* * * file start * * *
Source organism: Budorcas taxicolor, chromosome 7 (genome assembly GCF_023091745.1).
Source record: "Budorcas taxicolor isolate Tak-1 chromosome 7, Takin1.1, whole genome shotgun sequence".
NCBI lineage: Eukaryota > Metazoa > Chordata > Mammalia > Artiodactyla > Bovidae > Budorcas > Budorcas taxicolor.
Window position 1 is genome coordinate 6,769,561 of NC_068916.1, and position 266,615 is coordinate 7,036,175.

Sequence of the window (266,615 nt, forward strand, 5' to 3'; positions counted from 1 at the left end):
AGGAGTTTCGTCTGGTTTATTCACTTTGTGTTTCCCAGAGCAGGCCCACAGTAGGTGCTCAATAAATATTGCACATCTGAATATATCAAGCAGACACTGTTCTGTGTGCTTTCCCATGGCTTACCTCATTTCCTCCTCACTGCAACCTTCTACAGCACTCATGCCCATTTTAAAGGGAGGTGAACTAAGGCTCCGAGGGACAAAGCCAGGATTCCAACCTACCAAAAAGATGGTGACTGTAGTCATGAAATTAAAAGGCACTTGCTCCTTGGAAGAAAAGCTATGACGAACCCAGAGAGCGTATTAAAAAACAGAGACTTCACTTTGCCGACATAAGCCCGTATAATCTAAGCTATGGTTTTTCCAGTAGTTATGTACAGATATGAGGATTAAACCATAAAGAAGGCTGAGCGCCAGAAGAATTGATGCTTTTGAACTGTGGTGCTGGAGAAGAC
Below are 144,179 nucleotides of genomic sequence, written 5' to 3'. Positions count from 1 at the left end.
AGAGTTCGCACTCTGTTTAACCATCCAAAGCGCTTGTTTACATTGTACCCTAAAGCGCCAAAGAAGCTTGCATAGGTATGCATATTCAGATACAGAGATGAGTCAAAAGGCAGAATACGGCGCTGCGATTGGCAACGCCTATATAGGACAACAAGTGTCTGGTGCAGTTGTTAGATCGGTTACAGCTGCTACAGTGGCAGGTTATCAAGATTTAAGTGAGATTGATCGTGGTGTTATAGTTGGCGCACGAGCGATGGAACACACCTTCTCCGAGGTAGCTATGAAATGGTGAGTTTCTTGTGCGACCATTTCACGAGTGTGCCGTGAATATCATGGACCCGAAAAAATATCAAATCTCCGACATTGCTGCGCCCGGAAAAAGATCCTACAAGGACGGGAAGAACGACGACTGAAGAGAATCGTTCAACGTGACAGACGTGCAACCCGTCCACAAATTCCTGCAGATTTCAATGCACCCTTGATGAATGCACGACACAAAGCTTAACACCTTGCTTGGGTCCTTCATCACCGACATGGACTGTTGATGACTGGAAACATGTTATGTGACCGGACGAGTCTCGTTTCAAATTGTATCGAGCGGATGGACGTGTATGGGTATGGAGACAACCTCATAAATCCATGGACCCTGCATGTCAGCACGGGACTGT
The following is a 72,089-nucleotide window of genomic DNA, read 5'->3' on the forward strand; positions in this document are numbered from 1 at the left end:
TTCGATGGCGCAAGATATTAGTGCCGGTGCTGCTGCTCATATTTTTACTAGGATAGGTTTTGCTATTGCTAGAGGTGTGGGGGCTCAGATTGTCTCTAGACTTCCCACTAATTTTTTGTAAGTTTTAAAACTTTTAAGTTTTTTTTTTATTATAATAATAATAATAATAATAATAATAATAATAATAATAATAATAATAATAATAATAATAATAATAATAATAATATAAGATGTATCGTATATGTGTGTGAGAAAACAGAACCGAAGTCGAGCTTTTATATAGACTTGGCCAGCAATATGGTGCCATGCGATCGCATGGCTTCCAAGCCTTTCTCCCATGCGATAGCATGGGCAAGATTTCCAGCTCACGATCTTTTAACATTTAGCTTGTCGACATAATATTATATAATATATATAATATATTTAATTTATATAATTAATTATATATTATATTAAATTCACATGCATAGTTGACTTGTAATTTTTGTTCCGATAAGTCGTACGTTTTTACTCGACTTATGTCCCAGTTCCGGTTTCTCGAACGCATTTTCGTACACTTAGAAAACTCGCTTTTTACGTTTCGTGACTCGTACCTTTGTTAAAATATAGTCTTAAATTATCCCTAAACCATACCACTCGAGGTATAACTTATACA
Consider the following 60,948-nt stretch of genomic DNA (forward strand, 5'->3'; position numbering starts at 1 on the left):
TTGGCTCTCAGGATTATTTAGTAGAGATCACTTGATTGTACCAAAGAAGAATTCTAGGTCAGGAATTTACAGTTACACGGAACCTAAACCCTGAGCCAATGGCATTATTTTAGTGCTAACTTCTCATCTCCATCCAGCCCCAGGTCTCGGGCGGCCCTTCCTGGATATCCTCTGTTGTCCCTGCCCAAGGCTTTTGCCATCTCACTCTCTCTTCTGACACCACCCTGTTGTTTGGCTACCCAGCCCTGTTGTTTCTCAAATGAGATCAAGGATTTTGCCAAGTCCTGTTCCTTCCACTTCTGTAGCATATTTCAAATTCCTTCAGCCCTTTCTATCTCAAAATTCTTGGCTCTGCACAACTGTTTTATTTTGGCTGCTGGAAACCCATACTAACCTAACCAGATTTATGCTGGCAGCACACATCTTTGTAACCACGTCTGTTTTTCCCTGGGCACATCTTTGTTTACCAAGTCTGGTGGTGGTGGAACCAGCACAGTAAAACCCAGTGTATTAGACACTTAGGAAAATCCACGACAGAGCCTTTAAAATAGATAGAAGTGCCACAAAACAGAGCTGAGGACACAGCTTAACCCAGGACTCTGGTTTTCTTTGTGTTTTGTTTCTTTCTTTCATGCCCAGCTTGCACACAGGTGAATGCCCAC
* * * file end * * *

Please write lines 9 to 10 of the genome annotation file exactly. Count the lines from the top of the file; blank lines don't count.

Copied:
The following is a 72,089-nucleotide window of genomic DNA, read 5'->3' on the forward strand; positions in this document are numbered from 1 at the left end:
TTCGATGGCGCAAGATATTAGTGCCGGTGCTGCTGCTCATATTTTTACTAGGATAGGTTTTGCTATTGCTAGAGGTGTGGGGGCTCAGATTGTCTCTAGACTTCCCACTAATTTTTTGTAAGTTTTAAAACTTTTAAGTTTTTTTTTTATTATAATAATAATAATAATAATAATAATAATAATAATAATAATAATAATAATAATAATAATAATAATAATAATAATATAAGATGTATCGTATATGTGTGTGAGAAAACAGAACCGAAGTCGAGCTTTTATATAGACTTGGCCAGCAATATGGTGCCATGCGATCGCATGGCTTCCAAGCCTTTCTCCCATGCGATAGCATGGGCAAGATTTCCAGCTCACGATCTTTTAACATTTAGCTTGTCGACATAATATTATATAATATATATAATATATTTAATTTATATAATTAATTATATATTATATTAAATTCACATGCATAGTTGACTTGTAATTTTTGTTCCGATAAGTCGTACGTTTTTACTCGACTTATGTCCCAGTTCCGGTTTCTCGAACGCATTTTCGTACACTTAGAAAACTCGCTTTTTACGTTTCGTGACTCGTACCTTTGTTAAAATATAGTCTTAAATTATCCCTAAACCATACCACTCGAGGTATAACTTATACA